Guillain-Barré syndrome (GBS) and Fisher's variant, in particular, continue to provide stimulating challenges for semiologists. Because most neurologists were trained to believe that neurologic signs have intrinsic localizing significance, the study by Meienberg and Ryffel on page 402 in this issue seems to strengthen an assumption that the CNS must be affected in GBS. However, purists insist that Fisher's syndrome is simply a variant of GBS and that pathologic changes in GBS are found solely in peripheral nerves. Hence, each of the signs consistent with brain-stem involvement must also occur with peripheral nerve disease. To oppose what seems an obvious conclusion in favor of CNS involvement requires an explanation, based on peripheral mechanisms, for each of the neurologic signs described by Meienberg and Ryffel, as well as for the ataxia typical of Fisher's syndrome. Evidence that dysfunction of peripheral mechanisms may simulate brain-stem signs turns out to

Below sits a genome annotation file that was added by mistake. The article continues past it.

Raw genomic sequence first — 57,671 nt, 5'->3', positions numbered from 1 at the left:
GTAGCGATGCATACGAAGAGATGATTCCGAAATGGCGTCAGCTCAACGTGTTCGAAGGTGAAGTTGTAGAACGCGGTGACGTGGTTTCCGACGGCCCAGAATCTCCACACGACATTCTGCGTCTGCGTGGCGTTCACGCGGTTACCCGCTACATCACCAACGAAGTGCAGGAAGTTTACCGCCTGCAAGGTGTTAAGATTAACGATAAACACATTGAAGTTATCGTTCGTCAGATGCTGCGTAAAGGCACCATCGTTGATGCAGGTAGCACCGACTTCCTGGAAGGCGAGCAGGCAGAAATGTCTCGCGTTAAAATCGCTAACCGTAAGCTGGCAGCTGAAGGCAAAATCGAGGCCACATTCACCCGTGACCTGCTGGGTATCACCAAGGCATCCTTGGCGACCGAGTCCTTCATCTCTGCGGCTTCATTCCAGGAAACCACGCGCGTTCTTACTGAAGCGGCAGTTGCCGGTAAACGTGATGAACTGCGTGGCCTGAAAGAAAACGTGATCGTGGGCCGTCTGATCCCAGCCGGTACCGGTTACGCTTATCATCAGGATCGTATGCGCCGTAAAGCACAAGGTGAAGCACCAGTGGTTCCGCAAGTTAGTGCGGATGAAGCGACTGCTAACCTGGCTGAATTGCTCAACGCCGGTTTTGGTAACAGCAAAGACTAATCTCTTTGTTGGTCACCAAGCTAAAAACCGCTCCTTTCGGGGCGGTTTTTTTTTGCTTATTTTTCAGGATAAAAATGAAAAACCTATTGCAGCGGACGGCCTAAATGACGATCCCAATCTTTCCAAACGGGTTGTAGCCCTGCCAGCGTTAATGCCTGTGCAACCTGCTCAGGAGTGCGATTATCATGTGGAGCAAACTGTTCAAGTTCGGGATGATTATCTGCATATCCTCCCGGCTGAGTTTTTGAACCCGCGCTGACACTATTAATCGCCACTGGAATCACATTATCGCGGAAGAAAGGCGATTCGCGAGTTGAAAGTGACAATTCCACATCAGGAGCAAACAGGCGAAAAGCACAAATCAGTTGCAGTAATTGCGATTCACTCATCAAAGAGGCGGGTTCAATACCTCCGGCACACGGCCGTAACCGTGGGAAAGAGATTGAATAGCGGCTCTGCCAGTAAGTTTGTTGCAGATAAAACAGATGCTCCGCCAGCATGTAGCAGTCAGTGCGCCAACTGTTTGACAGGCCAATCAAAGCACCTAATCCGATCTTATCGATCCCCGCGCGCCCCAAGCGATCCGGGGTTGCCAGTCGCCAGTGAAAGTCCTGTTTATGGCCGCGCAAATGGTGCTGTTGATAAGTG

The CNS in Guillain-Barré Syndrome. Arch Neurol. 1983;40(7):397–398. doi:10.1001/archneur.1983.04050070027003
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